Peres with Papoulias 311.
(photo credit: GPO )
The arrival of Greek President Karolos Papoulias in Israel signals not just another state visit, but the beginning of a new chapter in relations between the two countries whose history has in one way or another been intertwined for centuries, President Shimon Peres said on Monday morning.
Peres spoke while greeting the seventh president of the Third Hellenic Republic and his entourage.
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He thanked Papoulias for the significant role played by Greece in blocking the recent Gaza-bound flotilla. Noting that many of the people who had tried to run the Israeli blockade had carried banners with the imprint “Free Gaza,” Peres declared that Gaza does not want peace, and that if Gaza would be free of terrorism, Gaza would be free.
Israel left the Strip voluntarily in 2005, he said, and in return has been fired upon from Gaza ever since at the instigation of Iran. Gaza, which is reputedly in dire economic straits, spends an incredible amount of money on weapons to fire at Israel, he said.
Peres praised Greece for helping to calm the atmosphere in the region, and noted the Papoulias’s personal involvement in this endeavor.
“None of us will forget that your planes were the first to fly in and help us fight the fires in the Carmel Forest [last December],” Peres added.
Acknowledging the differences between Israel and Greece, Peres said that what counted is that Greece like Israel is in favor of peace and fights terrorism to bring about peace.
Peres said that both countries have long intellectual, spiritual and philosophical legacies from which to build a better future for the region.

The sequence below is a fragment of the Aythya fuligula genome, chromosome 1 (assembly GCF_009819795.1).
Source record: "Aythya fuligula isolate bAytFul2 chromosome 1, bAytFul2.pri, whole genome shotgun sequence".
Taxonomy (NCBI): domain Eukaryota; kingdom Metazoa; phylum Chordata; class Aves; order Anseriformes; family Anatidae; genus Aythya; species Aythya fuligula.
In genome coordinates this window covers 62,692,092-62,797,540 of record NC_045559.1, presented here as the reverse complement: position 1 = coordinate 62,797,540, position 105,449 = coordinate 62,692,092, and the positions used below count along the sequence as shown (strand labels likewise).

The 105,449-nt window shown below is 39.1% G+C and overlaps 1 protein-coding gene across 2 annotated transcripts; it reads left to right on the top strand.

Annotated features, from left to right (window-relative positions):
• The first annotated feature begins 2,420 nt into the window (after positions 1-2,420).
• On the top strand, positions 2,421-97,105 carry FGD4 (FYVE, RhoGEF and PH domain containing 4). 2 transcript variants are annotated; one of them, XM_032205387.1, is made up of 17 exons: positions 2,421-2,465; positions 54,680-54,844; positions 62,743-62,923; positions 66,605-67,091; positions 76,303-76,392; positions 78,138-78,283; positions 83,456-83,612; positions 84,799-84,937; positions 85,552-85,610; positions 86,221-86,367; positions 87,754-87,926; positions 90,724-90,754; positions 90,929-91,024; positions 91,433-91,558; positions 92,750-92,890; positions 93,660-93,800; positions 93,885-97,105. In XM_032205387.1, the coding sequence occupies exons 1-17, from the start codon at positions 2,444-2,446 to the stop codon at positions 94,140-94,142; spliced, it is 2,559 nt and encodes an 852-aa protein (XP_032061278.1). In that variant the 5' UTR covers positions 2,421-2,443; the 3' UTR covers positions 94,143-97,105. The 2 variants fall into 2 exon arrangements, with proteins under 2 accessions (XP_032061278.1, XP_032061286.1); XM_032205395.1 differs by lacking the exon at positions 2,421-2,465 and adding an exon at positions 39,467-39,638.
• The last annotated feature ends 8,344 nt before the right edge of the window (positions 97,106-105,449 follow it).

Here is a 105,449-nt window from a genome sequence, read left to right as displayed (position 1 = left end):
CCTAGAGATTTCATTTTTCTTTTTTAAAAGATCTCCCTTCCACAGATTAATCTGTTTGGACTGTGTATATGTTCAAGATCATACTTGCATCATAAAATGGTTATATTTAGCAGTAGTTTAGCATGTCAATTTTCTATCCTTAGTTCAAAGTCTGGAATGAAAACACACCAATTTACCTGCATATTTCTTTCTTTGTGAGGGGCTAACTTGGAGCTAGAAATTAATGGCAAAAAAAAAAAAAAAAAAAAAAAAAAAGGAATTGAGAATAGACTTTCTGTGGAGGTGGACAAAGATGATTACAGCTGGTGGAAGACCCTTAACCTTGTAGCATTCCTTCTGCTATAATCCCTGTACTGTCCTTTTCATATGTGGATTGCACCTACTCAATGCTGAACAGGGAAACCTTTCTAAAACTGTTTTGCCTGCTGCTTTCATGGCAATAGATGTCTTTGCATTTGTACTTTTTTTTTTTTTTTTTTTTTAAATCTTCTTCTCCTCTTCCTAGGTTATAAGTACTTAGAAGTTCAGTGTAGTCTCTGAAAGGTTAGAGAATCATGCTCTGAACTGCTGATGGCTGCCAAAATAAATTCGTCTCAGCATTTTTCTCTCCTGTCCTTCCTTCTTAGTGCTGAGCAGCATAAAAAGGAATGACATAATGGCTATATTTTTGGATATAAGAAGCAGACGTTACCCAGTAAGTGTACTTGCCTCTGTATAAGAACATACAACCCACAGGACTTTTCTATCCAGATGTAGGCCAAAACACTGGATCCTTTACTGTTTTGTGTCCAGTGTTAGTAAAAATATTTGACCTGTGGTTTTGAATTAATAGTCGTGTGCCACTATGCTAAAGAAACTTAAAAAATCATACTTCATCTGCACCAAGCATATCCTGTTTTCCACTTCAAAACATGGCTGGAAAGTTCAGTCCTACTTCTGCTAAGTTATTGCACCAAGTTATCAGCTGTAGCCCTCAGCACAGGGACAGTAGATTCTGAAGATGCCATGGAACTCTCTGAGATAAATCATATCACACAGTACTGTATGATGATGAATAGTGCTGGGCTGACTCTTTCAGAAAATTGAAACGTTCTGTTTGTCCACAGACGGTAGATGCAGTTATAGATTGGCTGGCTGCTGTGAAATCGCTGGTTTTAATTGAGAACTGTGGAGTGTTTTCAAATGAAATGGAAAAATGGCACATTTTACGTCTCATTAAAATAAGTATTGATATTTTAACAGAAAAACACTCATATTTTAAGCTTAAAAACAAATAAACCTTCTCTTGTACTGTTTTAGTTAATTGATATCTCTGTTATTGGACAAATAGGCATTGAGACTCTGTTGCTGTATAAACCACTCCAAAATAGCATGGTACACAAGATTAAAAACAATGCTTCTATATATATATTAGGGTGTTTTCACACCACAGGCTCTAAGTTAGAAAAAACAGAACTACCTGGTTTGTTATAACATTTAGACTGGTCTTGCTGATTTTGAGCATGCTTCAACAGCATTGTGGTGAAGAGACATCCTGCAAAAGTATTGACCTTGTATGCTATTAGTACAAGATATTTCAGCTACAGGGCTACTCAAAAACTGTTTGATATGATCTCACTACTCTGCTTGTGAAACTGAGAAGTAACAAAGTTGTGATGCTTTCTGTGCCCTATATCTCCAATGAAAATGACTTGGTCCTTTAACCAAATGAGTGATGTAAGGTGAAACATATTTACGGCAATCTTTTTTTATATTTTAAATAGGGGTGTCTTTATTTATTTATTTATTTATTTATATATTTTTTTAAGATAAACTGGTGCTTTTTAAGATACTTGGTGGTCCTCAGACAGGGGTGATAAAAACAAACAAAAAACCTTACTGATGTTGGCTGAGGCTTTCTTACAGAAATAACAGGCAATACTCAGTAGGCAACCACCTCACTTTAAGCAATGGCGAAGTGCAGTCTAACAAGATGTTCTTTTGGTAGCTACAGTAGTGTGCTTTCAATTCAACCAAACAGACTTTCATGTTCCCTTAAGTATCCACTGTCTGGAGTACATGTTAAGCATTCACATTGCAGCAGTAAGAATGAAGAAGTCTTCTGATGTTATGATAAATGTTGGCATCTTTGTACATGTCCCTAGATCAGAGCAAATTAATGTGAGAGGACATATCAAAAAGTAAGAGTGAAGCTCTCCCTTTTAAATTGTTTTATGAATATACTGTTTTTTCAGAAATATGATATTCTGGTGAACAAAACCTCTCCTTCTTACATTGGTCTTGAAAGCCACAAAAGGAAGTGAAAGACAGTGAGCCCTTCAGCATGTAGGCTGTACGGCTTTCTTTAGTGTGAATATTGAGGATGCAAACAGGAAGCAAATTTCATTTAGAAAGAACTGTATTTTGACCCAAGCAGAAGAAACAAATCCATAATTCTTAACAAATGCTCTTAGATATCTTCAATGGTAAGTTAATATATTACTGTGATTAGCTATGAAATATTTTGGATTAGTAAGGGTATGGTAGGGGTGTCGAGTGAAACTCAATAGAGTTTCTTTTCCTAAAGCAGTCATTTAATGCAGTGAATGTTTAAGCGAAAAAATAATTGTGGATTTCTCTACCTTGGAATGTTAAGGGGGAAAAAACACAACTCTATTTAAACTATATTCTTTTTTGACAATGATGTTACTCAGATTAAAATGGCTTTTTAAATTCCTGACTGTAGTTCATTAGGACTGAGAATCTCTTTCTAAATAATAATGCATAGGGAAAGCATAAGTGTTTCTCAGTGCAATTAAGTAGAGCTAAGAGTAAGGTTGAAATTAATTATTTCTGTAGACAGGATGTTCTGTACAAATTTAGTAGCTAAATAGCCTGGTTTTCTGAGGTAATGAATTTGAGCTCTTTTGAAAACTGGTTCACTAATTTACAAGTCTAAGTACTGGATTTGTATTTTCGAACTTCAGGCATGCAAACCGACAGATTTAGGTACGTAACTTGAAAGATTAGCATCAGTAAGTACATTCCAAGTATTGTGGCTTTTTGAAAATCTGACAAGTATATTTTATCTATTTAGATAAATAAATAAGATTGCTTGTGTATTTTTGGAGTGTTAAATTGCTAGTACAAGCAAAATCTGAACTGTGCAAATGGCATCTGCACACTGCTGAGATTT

In his welcoming address Peres also praised Greece for safeguarding the dignity of its Jews and not having a history of anti-Semitism.
This contradicts a Los Angeles Times
report by Anthee Carassava who in February wrote that Greece more than many European nations continues to wrestle with anti- Jewish feelings and that such sentiments have been revived amid the angst and anger of the country’s economic crisis. Carassava also pointed to the desecration and vandalization of synagogues, Jewish cemeteries and Holocaust monuments, and the painting of swastikas on the Athens-based Jewish Museum of Greece.
Papoulias’s first meeting in Israel after arriving in Jerusalem on Sunday night was with Greek Holocaust survivors.
He was scheduled to visit Yad Vashem on Tuesday.
He told Peres that he was very happy to be in Israel, and that disputes between the two countries notwithstanding, there is a warm feeling of friendship and cooperation as they face the challenges of the future together.
“Our renewed relationship will benefit both countries and those surrounding us,” Papoulias said.
He said looked forward to forming some joint strategy with Israel to overcome his country’s economic woes. He will attend an economic seminar on Tuesday with Tourism Minister Stas Meseznikov with the aim of promoting Israeli tourism to Greece, and boosting bilateral trade.
Papoulias expressed the hope that Israel would support Greece’s position in attempts to reunify Cyprus, which has been divided since the Turkish invasion in 1974.
Papoulias was previously in Beit Hanassi on a private visit in November 2005 when he came to Israel for the installation of Greek Patriarch Theophilos III. On that occasion he invited then-president Moshe Katsav to visit Greece and wrote in the Beit Hanassi Guest Book: “I visited the president of Israel, a country whose people share close ties with the people of Greece and who struggle together for peace and prosperity.” Katsav subsequently paid a state visit to Greece in February 2006.
However, when Prime Minister Binyamin Netanyahu went to Greece in August
of last year, (the first Israeli prime minister to do so), he was not
received by Papoulias. There was a mass protest demonstration in Athens against Netanyahu’s visit and a call for his arrest as a war criminal.
Although Greece recognized Israel as far back as 1949, diplomatic
relations were not upgraded to ambassadorial level until May 1991 under
the administration of prime minister Andreus Papandreou, the father of
the present Prime minister Giorgos Papandreou, in whose government
Papoulias served for eight years as foreign minister.From Beit Hanassi
Papoulias proceeded to the Knesset for meetings with Speaker Reuven
Rivlin and opposition leader Tzipi Livni, and then met with Netanyahu at
his residence, after which he visited the Greek Patriarchate and the
Church of the Holy Sepulchre. Papoulias was back at Beit Hanassi Sunday night for a state dinner that Peres hosted in his honor.